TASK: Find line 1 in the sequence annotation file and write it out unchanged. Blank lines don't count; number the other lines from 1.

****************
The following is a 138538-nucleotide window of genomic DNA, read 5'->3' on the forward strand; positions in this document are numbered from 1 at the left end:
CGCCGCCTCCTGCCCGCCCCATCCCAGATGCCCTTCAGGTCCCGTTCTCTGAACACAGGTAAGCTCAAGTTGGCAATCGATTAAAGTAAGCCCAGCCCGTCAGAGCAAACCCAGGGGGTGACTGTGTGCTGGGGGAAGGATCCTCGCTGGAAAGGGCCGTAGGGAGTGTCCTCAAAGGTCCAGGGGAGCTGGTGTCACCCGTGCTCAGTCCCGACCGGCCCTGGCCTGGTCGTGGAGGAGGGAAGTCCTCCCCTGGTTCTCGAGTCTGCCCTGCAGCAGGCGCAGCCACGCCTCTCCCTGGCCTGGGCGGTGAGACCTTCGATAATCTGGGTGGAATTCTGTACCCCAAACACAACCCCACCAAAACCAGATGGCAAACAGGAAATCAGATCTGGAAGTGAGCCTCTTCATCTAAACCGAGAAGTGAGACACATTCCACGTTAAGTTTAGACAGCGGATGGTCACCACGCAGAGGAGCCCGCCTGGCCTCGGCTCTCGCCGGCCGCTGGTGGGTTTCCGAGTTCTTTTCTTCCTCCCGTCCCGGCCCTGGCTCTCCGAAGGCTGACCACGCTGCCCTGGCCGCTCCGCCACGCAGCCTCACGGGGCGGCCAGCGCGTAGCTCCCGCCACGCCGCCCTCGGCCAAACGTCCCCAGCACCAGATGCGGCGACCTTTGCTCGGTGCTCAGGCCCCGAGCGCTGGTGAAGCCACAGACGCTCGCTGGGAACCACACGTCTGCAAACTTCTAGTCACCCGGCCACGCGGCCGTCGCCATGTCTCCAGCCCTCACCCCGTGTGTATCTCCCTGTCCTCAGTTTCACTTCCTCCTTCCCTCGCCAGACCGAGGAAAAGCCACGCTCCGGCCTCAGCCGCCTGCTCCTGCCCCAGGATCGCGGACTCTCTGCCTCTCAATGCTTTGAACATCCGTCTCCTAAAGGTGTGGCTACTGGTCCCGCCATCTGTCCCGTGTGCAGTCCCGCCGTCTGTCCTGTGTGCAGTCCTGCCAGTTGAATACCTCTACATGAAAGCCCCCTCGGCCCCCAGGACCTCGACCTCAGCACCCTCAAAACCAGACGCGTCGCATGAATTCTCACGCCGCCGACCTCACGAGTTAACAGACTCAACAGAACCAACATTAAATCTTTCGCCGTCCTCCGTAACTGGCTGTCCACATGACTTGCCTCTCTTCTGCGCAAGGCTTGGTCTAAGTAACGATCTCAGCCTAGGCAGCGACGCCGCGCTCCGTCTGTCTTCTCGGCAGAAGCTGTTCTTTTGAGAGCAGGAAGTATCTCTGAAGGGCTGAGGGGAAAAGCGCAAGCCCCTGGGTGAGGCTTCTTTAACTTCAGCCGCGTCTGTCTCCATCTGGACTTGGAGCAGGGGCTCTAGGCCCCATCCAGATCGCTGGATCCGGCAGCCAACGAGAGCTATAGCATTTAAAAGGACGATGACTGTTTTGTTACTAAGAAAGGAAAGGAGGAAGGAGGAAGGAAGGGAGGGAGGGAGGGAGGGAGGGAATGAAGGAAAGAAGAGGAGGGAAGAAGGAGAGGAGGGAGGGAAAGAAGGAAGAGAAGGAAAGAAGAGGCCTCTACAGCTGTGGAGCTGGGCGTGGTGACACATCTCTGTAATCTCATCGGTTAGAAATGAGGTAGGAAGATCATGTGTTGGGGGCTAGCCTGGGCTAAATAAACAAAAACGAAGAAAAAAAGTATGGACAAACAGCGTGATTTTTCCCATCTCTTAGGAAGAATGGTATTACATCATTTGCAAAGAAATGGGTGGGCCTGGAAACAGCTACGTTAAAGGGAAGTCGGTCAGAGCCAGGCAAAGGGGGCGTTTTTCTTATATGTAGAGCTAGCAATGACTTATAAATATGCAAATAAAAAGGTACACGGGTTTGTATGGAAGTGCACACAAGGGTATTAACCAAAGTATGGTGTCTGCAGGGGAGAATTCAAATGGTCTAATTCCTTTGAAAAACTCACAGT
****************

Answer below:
The following is a 138538-nucleotide window of genomic DNA, read 5'->3' on the forward strand; positions in this document are numbered from 1 at the left end: